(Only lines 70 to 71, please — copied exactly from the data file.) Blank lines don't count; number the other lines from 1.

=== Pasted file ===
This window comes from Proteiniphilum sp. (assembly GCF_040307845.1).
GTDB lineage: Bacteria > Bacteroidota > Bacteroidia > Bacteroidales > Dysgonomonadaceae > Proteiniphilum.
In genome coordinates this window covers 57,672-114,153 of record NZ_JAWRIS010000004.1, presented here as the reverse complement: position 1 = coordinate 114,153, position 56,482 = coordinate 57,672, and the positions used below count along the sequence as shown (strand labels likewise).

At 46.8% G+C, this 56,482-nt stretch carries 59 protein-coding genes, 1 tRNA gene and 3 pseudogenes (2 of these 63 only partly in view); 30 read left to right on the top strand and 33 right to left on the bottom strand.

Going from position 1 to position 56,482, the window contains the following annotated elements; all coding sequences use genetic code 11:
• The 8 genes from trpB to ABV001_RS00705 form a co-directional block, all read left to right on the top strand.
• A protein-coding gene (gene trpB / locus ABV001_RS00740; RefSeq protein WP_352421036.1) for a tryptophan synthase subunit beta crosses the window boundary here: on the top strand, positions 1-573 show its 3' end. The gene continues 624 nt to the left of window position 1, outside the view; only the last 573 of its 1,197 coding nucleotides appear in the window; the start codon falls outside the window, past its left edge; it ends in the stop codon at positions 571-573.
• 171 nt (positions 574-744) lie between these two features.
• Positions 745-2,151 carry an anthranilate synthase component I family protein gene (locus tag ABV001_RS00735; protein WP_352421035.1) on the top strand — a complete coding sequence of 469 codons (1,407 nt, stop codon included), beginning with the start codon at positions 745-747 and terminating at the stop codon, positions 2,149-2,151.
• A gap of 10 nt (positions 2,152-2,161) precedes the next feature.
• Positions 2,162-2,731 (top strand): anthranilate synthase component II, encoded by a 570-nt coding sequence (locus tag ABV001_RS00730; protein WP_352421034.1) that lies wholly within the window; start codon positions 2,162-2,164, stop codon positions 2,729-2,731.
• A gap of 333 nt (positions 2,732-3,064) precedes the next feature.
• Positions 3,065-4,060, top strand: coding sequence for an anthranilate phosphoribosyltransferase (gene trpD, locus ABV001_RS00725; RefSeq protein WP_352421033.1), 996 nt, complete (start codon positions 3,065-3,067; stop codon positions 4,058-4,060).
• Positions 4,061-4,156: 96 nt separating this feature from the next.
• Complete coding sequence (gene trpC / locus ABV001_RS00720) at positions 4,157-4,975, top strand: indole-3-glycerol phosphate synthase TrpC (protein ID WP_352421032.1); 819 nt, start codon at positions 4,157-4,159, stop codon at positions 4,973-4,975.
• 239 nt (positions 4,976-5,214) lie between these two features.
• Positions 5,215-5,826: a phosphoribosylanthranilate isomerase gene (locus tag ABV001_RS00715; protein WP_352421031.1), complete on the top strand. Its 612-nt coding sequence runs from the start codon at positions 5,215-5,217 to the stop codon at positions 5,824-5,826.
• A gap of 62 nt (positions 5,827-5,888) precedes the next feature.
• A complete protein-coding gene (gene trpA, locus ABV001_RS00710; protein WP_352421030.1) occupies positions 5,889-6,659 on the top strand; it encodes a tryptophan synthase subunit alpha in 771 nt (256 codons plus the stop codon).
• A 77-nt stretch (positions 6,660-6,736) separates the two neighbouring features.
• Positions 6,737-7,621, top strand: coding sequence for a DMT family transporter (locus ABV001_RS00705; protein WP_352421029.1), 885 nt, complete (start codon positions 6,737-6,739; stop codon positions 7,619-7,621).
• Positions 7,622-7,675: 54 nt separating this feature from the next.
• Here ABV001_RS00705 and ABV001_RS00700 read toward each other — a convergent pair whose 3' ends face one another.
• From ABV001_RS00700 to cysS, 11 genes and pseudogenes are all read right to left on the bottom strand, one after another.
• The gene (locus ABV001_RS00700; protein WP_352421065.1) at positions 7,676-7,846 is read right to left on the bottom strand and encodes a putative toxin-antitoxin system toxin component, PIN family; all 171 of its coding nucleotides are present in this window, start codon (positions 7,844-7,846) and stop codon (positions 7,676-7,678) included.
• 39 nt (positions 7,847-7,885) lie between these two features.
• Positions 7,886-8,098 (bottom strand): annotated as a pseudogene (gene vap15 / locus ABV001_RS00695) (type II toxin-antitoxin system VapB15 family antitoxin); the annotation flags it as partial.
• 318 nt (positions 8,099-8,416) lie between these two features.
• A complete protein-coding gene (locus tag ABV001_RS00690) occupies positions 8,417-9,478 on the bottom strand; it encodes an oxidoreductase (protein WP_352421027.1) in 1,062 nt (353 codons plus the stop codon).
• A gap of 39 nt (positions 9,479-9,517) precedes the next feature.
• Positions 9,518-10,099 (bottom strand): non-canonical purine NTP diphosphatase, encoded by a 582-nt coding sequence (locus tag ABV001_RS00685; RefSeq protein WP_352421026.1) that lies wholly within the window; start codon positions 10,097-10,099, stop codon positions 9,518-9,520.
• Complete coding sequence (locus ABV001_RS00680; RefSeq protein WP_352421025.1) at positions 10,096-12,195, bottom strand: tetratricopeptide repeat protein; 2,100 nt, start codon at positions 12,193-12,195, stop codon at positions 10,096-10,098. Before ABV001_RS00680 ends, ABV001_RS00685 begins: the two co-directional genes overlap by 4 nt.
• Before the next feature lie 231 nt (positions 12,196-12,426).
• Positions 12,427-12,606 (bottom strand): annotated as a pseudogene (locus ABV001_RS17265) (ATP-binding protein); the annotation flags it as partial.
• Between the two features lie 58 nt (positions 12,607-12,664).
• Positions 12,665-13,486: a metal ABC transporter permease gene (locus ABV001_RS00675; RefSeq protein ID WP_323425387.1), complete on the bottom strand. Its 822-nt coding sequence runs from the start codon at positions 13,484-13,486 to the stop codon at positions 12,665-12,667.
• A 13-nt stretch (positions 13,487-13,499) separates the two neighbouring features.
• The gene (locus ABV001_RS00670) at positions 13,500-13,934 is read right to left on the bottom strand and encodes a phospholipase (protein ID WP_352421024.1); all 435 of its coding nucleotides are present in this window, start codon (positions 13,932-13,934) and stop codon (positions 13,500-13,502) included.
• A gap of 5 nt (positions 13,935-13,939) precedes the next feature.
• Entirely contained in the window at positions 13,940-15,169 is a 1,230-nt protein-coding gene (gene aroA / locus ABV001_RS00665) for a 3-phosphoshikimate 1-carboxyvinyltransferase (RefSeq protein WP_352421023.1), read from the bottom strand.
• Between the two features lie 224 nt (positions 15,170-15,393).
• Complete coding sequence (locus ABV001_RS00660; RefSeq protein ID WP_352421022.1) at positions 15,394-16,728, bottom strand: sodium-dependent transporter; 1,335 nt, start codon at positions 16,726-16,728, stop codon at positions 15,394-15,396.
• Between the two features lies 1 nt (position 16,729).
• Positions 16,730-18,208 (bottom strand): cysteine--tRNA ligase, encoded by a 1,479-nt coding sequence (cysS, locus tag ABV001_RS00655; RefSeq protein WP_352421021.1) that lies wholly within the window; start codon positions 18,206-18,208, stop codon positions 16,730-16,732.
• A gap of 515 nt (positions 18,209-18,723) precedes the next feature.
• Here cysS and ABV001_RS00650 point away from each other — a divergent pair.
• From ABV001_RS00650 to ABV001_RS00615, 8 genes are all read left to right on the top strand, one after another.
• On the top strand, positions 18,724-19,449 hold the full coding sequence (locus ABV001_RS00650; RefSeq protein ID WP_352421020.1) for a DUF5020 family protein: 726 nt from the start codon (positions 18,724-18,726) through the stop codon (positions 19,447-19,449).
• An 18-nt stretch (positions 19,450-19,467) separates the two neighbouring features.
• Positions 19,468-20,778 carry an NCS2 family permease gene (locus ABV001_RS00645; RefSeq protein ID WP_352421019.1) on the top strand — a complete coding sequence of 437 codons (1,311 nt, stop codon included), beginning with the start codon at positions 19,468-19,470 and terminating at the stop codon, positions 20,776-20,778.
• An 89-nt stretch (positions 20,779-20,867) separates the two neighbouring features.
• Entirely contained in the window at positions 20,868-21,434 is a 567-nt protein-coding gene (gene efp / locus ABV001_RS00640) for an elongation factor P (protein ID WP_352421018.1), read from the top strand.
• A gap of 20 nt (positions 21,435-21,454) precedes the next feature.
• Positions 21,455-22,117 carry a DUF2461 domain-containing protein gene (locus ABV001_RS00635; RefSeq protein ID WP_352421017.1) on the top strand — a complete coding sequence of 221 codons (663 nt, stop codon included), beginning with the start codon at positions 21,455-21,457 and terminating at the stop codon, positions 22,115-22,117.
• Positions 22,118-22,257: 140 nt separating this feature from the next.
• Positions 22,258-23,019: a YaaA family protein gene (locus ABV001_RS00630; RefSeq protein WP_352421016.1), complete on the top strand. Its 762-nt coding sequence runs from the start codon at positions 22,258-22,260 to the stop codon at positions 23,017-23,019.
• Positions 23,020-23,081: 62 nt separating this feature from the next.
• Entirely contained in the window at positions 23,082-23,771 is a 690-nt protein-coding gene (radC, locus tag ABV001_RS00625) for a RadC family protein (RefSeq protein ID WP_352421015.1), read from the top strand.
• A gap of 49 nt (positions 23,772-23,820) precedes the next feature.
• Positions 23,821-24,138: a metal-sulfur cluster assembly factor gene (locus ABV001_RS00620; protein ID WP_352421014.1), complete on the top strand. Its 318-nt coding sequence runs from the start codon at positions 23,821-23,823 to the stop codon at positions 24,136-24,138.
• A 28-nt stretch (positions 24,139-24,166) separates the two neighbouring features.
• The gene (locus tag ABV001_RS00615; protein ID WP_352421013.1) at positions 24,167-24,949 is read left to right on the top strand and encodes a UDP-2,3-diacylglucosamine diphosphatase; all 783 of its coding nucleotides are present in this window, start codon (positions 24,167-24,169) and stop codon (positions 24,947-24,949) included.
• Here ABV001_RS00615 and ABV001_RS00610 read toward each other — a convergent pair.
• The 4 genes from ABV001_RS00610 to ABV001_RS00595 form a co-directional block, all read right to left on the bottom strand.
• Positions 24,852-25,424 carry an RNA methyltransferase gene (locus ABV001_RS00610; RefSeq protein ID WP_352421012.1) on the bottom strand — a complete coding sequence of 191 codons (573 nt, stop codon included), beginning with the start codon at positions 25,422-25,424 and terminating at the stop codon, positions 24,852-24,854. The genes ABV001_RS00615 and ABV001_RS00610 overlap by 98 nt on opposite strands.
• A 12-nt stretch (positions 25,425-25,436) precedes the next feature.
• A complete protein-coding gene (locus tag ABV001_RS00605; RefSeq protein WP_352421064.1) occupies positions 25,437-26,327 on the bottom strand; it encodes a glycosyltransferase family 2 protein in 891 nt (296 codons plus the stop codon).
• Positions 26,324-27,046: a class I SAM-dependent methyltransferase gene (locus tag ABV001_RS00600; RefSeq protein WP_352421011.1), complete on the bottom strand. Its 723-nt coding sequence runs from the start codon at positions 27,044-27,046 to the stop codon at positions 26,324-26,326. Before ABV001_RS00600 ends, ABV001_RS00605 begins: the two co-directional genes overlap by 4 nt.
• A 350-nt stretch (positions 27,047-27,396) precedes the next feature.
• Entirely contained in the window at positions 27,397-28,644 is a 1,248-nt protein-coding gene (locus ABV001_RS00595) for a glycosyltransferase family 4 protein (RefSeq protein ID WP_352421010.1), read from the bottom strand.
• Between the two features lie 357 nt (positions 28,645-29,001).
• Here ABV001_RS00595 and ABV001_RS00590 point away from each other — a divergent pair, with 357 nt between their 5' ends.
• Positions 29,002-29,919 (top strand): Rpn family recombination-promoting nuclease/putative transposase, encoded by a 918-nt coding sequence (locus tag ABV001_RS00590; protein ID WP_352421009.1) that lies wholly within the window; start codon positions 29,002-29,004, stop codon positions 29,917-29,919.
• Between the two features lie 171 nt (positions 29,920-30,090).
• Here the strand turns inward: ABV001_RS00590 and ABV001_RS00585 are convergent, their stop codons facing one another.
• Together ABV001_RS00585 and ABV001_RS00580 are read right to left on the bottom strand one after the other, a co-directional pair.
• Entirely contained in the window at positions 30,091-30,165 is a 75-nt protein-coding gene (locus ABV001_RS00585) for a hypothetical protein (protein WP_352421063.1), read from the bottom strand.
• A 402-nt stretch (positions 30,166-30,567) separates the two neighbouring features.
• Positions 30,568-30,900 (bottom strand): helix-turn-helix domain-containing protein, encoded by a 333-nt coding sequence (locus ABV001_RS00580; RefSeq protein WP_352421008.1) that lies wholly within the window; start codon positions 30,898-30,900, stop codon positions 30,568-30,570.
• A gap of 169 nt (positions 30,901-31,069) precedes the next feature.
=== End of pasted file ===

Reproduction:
• Entirely contained in the window at positions 27,397-28,644 is a 1,248-nt protein-coding gene (locus ABV001_RS00595) for a glycosyltransferase family 4 protein (RefSeq protein ID WP_352421010.1), read from the bottom strand.
• Between the two features lie 357 nt (positions 28,645-29,001).